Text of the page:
An Insider’s Look at the World’s Rarest Precious Metal

Presented by Osmium Institute.

Despite being the world’s rarest precious metal, osmium is still relatively unknown. The metal, over 1,500 times rarer than gold, boasts a variety of exceptional qualities, among them being that it is the densest element known to man. Only recently has it begun to capture the attention of investors and collectors alike, largely thanks to the discovery of the process that transforms this metal from a brittle powder into a beautiful, silver-blue crystalline form.

Find out more about osmium’s crystalline structure and why it is so revolutionary here.

Once crystallized, osmium is used in numerous applications. Rendered 99.9995% pure during the crystallization process, it becomes attractive to investors looking to diversify their tangible asset and alternative asset portfolios. Its high value density allows possessors to store the value equivalent of a luxury sportscar in the palm of their hand. And of course, its dazzling appearance makes it irresistible to producers of luxury jewelry and accessories.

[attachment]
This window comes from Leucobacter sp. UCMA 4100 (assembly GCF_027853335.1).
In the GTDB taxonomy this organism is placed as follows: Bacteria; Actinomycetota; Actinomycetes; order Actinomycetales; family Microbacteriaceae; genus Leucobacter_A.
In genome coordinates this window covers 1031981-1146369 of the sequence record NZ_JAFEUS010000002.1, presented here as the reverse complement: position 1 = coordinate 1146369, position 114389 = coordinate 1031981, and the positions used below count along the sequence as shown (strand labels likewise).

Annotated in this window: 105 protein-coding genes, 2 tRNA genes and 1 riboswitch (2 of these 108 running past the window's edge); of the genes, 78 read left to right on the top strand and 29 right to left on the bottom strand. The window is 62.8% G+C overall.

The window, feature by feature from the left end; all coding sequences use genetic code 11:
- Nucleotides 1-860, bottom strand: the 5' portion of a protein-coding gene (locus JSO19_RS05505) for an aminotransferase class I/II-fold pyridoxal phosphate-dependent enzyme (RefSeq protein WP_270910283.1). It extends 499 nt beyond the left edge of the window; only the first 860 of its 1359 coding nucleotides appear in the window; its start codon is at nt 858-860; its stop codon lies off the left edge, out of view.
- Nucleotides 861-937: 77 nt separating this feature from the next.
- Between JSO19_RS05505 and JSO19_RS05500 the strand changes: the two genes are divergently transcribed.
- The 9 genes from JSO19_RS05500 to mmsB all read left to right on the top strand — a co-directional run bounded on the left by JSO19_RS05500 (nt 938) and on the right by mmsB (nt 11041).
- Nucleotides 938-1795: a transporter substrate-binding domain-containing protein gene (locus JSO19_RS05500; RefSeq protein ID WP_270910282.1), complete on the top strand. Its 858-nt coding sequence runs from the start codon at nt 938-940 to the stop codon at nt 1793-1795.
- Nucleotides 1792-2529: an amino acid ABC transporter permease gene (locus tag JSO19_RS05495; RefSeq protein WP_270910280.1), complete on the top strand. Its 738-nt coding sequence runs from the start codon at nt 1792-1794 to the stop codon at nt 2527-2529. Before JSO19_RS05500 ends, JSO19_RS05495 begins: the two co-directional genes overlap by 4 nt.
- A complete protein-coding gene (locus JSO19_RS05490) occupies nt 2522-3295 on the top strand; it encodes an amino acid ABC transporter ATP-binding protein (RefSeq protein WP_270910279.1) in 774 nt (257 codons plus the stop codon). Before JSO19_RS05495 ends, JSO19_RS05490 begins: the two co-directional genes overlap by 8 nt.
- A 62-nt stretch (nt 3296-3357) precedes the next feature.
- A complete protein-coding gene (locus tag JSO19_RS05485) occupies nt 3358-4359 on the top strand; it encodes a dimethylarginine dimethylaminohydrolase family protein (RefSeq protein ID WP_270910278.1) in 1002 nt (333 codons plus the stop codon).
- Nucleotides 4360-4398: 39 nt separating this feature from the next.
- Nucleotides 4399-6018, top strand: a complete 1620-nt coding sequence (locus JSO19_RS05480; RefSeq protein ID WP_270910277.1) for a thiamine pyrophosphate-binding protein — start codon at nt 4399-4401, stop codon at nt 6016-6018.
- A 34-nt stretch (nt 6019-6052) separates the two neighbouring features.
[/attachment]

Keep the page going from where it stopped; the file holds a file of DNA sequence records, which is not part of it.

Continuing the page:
Ulysse Nardin 2

Crystalline osmium debut in the luxury accessory world occurred in 2014 when it was featured in Hublot’s Firmament timepiece. It was featured shortly thereafter in an Executive Tourbillon timepiece produced by Swiss watchmakers Ulysse Nardin. Since then, it has been used to create unique dials of several notable watch brands, including WH&T and Une.

Following its success in the luxury timepieces industry, the use of crystalline osmium in exclusive jewelry and accessories surged. German-based companies such as Oslery GmbH produce cutting-edge pieces, from rings to necklaces, from tie clips to cufflinks. It has even been set into one-of-a-kind golden dominos. It can be meticulously cut into various custom designs. Recently, osmium was the featured material adorning a pair of ultrahigh end headphones produced by Ultrasone.

With its unique color and characteristic sparkle, the metal provides a unique flair to every piece in which it is featured. See more at


Images via Osmium Institute

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